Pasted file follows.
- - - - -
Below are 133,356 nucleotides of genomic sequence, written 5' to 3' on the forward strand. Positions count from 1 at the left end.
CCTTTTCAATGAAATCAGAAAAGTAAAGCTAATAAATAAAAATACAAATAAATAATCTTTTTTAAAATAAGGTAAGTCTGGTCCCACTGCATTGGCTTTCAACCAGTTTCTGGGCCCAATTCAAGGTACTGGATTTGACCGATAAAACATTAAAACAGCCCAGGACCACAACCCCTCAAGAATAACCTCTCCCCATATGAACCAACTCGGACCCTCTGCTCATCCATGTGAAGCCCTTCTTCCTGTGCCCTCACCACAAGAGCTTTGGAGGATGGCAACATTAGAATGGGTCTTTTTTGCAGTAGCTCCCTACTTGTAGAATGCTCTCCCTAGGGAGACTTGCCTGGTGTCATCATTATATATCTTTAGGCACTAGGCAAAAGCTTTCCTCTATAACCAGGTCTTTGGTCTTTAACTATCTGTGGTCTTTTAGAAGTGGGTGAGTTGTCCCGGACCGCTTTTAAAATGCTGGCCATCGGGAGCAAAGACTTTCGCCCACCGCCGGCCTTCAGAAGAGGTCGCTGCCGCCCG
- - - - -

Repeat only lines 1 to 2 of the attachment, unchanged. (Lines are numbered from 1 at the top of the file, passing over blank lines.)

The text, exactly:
Below are 133,356 nucleotides of genomic sequence, written 5' to 3' on the forward strand. Positions count from 1 at the left end.
CCTTTTCAATGAAATCAGAAAAGTAAAGCTAATAAATAAAAATACAAATAAATAATCTTTTTTAAAATAAGGTAAGTCTGGTCCCACTGCATTGGCTTTCAACCAGTTTCTGGGCCCAATTCAAGGTACTGGATTTGACCGATAAAACATTAAAACAGCCCAGGACCACAACCCCTCAAGAATAACCTCTCCCCATATGAACCAACTCGGACCCTCTGCTCATCCATGTGAAGCCCTTCTTCCTGTGCCCTCACCACAAGAGCTTTGGAGGATGGCAACATTAGAATGGGTCTTTTTTGCAGTAGCTCCCTACTTGTAGAATGCTCTCCCTAGGGAGACTTGCCTGGTGTCATCATTATATATCTTTAGGCACTAGGCAAAAGCTTTCCTCTATAACCAGGTCTTTGGTCTTTAACTATCTGTGGTCTTTTAGAAGTGGGTGAGTTGTCCCGGACCGCTTTTAAAATGCTGGCCATCGGGAGCAAAGACTTTCGCCCACCGCCGGCCTTCAGAAGAGGTCGCTGCCGCCCG